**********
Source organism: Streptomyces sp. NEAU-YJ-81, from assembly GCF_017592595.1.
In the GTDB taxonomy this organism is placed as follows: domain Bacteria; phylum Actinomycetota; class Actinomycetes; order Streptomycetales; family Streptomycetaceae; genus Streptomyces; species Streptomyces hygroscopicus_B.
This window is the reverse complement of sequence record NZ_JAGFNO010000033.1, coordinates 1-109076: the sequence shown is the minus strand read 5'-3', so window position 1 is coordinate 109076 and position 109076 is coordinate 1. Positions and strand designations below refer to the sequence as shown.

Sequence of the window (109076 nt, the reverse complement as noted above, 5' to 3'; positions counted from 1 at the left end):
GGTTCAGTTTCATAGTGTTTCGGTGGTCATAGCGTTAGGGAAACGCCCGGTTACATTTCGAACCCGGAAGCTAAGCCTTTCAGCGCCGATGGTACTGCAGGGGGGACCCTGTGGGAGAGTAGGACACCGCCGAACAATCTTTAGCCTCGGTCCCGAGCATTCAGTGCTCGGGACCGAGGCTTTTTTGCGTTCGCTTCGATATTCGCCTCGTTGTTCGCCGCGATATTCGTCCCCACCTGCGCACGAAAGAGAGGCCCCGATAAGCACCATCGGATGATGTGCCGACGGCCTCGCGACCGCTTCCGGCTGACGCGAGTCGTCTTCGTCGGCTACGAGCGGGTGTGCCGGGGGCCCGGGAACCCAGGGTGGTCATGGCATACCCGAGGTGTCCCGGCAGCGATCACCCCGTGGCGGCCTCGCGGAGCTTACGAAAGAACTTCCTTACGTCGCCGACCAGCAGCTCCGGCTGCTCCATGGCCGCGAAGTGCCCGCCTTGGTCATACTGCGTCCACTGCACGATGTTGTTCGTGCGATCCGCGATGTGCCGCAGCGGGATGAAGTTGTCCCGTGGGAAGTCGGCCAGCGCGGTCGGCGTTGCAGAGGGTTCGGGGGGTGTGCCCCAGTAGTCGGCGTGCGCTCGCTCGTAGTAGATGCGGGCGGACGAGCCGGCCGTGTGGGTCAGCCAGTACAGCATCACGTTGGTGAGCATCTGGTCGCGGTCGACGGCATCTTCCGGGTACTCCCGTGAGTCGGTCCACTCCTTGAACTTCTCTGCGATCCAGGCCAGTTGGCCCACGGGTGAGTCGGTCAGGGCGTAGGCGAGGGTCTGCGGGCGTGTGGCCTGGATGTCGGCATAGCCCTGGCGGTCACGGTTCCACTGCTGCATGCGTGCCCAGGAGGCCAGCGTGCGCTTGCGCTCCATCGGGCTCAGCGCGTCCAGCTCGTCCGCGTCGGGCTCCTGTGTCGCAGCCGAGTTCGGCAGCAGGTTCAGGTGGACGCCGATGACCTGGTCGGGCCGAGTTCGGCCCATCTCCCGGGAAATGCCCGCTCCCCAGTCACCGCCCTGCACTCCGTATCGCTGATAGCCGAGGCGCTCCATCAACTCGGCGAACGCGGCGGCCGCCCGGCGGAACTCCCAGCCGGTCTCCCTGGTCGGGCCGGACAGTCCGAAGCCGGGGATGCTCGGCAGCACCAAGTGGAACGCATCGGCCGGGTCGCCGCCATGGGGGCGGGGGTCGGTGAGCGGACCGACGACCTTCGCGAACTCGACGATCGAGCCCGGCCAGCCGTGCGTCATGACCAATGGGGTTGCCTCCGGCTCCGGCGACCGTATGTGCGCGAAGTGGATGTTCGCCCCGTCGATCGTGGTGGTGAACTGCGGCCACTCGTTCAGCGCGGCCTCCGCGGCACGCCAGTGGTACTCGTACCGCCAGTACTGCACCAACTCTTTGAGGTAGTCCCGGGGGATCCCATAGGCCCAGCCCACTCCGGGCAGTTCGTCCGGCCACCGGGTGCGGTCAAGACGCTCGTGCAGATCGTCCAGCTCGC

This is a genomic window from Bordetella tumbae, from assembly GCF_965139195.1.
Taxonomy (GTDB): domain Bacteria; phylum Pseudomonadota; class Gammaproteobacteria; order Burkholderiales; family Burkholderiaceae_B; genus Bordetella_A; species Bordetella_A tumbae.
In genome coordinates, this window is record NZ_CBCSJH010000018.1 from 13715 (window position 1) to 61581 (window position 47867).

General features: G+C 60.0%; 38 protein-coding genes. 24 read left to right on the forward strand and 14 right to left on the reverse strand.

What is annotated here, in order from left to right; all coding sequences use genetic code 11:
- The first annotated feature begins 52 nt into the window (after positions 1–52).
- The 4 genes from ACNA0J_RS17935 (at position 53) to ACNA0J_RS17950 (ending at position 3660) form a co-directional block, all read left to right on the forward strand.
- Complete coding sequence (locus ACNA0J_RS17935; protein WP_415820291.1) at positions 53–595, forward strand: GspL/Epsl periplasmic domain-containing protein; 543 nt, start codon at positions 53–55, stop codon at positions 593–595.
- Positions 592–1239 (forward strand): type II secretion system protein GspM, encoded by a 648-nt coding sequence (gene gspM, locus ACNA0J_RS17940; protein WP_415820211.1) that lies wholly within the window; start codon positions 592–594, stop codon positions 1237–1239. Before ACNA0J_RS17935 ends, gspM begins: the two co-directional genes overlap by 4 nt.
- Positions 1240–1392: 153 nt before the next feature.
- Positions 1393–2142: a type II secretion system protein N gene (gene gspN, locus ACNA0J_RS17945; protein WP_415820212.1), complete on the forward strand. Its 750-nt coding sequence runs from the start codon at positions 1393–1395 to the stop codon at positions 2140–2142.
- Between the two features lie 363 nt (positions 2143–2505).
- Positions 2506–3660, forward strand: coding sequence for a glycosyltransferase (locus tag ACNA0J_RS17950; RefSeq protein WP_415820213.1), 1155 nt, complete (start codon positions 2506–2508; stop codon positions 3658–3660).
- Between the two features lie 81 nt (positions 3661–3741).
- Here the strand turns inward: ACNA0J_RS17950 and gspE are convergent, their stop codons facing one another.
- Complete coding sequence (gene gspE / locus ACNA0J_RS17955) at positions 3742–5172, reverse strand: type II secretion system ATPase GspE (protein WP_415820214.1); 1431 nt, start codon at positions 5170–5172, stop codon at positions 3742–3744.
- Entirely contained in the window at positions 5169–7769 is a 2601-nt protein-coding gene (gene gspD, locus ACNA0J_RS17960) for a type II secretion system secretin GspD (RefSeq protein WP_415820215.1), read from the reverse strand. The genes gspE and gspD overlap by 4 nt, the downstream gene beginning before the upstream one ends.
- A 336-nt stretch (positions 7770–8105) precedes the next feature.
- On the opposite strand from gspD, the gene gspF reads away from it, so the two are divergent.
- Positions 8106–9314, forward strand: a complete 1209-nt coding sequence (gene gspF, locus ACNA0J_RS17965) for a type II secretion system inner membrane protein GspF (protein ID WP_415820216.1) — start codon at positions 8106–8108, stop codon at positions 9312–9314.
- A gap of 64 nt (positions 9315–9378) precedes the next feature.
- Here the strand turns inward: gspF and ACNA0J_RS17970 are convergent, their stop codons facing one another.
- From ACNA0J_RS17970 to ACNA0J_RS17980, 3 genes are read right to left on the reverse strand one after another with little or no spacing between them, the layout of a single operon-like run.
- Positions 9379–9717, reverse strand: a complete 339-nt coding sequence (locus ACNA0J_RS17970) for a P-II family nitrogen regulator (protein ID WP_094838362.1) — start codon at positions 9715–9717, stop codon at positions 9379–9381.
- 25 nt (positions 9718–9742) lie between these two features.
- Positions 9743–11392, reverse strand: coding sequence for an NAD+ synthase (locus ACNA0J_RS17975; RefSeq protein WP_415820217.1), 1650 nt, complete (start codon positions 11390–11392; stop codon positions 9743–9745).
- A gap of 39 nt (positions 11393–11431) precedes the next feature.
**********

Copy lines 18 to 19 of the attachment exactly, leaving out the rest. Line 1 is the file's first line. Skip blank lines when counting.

- Positions 2506–3660, forward strand: coding sequence for a glycosyltransferase (locus tag ACNA0J_RS17950; RefSeq protein WP_415820213.1), 1155 nt, complete (start codon positions 2506–2508; stop codon positions 3658–3660).
- Between the two features lie 81 nt (positions 3661–3741).